One thing that the Major League Baseball advertising department would like you to believe would be that you can’t predict baseball. And while that’s been a slogan for many a campaign, it’s a mainly false statement. Baseball, for the most part, is a very predictable game. The best hitters only make something happen one third of the time. And there are only so many possible outcomes for every situation. Groundout, flyout, strikeout or hit. But the times where you see something amazing, crazy or just odd, are the times where the phrase comes to your mind. Maybe it’s an unassisted triple play. Maybe it’s when the pitcher hits a home run, or when catcher legs out a bases-clearing triple. However, the one thing you can never consistently predict is how successful a player will be next year, next month, week or even game. So when Stephen Strasburg was controversially shut down as an effect of his previous Tommy John Surgery in 2012, right before the Nationals were poised to make a deep run into October, and right after he had a career year, the baseball world was unhappy. People questioned if he’d ever have a year this good again. People wondered if it was the right decision for him mentally and physically. Everybody from government officials to columnists to football players weighed in. The verdict typically seemed to be to let him pitch. Mike Rizzo stuck to his plan. Two years later, on the brink of another postseason, how does that decision look now?
This is a tale of two Tommy John surgeries.
Within fifteen days of each other, both Stephen Strasburg and Kris Medlen tore their UCL, requiring baseball’s most dreaded and talked about surgery – Tommy John. The two promising prospects returned in September 2011. This is where the stories differentiate.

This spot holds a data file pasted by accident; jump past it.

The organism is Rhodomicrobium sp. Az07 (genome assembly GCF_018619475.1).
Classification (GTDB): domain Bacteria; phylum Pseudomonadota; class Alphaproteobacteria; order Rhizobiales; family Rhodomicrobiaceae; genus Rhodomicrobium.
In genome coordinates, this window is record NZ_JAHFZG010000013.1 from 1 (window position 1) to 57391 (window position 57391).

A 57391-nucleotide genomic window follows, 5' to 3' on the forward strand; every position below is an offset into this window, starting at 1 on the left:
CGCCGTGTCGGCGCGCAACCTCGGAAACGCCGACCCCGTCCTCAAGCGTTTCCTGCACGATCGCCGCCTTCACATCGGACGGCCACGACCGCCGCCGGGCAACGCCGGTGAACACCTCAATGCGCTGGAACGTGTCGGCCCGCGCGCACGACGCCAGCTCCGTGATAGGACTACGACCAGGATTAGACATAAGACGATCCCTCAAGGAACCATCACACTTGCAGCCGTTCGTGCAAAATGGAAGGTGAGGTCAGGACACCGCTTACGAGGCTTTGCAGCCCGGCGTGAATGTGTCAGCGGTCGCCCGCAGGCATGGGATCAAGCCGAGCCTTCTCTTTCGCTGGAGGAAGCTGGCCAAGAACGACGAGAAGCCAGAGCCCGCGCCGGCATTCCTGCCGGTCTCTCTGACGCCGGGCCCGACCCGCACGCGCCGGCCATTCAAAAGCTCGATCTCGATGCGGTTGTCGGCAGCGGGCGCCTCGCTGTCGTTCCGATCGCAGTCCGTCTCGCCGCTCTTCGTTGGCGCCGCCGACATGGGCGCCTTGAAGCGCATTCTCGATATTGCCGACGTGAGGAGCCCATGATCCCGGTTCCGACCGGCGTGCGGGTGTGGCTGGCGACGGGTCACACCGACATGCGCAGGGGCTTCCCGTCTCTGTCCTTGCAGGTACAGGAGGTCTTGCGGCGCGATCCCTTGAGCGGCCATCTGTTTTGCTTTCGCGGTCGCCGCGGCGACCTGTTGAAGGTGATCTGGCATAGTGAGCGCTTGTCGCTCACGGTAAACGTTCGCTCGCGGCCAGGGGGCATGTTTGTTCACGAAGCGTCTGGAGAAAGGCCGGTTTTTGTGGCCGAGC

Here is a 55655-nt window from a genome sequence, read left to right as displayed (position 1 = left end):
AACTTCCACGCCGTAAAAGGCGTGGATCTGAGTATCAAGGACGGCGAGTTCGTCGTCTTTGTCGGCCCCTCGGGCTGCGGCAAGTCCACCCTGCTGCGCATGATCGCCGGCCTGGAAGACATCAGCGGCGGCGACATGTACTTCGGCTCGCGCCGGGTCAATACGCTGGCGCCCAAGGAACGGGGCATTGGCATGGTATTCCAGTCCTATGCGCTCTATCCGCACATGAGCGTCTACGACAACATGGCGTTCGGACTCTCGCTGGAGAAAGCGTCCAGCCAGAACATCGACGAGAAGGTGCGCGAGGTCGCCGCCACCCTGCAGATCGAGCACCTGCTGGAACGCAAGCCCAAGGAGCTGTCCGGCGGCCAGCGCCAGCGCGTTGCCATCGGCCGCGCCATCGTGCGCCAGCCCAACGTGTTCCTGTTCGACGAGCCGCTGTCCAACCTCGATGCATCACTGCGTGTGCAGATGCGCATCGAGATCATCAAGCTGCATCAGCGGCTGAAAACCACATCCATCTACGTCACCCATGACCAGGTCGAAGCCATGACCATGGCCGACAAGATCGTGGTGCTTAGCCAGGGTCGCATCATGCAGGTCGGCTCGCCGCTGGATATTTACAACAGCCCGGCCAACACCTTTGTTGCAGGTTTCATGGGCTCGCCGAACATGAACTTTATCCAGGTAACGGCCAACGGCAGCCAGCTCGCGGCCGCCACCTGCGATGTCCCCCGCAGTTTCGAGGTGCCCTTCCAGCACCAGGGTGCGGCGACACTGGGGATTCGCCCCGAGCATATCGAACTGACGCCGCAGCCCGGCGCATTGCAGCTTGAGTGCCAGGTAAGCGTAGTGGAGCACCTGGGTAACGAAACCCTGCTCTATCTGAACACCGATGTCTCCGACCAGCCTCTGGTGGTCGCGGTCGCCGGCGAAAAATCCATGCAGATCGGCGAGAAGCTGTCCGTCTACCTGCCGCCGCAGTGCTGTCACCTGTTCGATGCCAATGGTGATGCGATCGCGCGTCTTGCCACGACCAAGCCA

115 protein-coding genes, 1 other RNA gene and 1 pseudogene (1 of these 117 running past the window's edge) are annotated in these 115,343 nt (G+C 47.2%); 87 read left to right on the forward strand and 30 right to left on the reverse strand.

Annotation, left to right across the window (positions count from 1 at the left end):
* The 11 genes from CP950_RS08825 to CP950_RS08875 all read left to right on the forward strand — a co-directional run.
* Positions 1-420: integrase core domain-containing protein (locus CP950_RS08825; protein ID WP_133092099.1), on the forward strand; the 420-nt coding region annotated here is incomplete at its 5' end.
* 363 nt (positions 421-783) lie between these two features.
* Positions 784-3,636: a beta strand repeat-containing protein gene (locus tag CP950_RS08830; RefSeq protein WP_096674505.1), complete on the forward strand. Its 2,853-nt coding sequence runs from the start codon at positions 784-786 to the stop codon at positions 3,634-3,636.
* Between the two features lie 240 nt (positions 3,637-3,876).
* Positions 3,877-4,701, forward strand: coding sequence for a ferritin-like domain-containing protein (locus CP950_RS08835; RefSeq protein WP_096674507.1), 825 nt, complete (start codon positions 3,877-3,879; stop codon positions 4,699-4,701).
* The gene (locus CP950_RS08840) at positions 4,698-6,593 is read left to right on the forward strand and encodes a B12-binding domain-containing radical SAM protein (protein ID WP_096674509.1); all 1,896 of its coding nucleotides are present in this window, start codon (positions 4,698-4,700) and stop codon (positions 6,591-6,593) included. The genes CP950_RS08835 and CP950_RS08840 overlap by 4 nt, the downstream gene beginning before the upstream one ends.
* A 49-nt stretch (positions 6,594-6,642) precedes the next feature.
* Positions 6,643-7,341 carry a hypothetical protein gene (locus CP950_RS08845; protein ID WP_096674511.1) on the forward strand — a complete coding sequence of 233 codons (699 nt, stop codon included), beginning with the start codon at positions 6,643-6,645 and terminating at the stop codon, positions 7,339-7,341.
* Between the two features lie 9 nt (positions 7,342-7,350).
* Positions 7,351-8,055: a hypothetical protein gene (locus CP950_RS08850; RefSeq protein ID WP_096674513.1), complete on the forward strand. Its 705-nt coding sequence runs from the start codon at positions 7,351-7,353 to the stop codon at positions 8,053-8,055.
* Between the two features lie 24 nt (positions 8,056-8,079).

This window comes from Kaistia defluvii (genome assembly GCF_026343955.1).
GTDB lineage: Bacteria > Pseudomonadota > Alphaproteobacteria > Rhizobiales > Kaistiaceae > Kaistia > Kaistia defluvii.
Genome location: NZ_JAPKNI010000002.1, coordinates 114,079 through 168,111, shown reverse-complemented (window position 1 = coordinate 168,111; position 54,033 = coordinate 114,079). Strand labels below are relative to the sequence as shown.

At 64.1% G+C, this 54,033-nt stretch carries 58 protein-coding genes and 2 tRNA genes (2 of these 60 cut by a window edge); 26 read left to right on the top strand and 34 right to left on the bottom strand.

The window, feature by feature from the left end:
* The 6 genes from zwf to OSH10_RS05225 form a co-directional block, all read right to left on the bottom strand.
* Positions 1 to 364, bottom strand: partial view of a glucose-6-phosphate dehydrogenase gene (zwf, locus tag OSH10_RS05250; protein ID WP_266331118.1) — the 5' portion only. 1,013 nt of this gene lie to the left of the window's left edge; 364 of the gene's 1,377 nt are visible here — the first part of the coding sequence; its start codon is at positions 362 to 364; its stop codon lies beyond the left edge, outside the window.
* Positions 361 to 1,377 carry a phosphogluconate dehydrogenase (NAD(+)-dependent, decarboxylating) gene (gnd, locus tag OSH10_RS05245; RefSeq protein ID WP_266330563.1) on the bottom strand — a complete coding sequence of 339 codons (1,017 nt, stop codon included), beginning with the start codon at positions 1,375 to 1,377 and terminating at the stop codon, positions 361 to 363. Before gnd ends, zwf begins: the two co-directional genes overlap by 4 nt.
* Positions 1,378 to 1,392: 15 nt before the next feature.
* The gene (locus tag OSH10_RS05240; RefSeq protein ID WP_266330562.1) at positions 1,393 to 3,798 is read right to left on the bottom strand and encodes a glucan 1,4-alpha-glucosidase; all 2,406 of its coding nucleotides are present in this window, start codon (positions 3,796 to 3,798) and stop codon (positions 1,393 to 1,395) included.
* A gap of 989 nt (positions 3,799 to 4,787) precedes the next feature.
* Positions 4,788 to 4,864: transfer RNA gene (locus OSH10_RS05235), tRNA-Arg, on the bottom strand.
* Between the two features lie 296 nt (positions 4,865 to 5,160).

In March of 2012, it was announced that no matter what, Stephen Strasburg would be shut down after pitching a certain amount of innings. Kris Medlen would start the season in the bullpen, and then become a starter in July.
Kris Medlen had a good start, but began his domination of the National League as a starter. He completely dominated the Nationals throughout the entire season, and for that matter, the National League. But Medlen’s start in the NL Wild Card game proved ineffective as the Braves lost the “infield fly” game.
Strasburg had a very good season also, not as dominant as Medlen, but really showing what he would be like in the future. However, as the shutdown loomed, he began to stop producing, and finished early. Strasburg did not play in the playoffs at all, as Rizzo knew it would be better for the overall future, even though the Nats lost in game five, and many people said the opposite, and that if Strasburg had pitched in the NLDS, it might’ve been a different story.
After both posted a good, but not as good follow up year, the two promising prospects entered this year’s Spring Training with high hopes for division titles and great seasons.
Both started this year’s spring training hot. However, one sunny March afternoon, after delivering a pitch, Medlen grimaced, and jogged off the mound. It was later announced he was likely to get a second Tommy John Surgery.
Six days later, Strasburg matched up against Josè Fernandez and the Marlins, giving up two hits over four innings, completely dominating them.
Even though it was a meaningless Spring Training Game, it showed what road Medlen could be on right now – and that two years later, it’s clear that Mike Rizzo made the right move.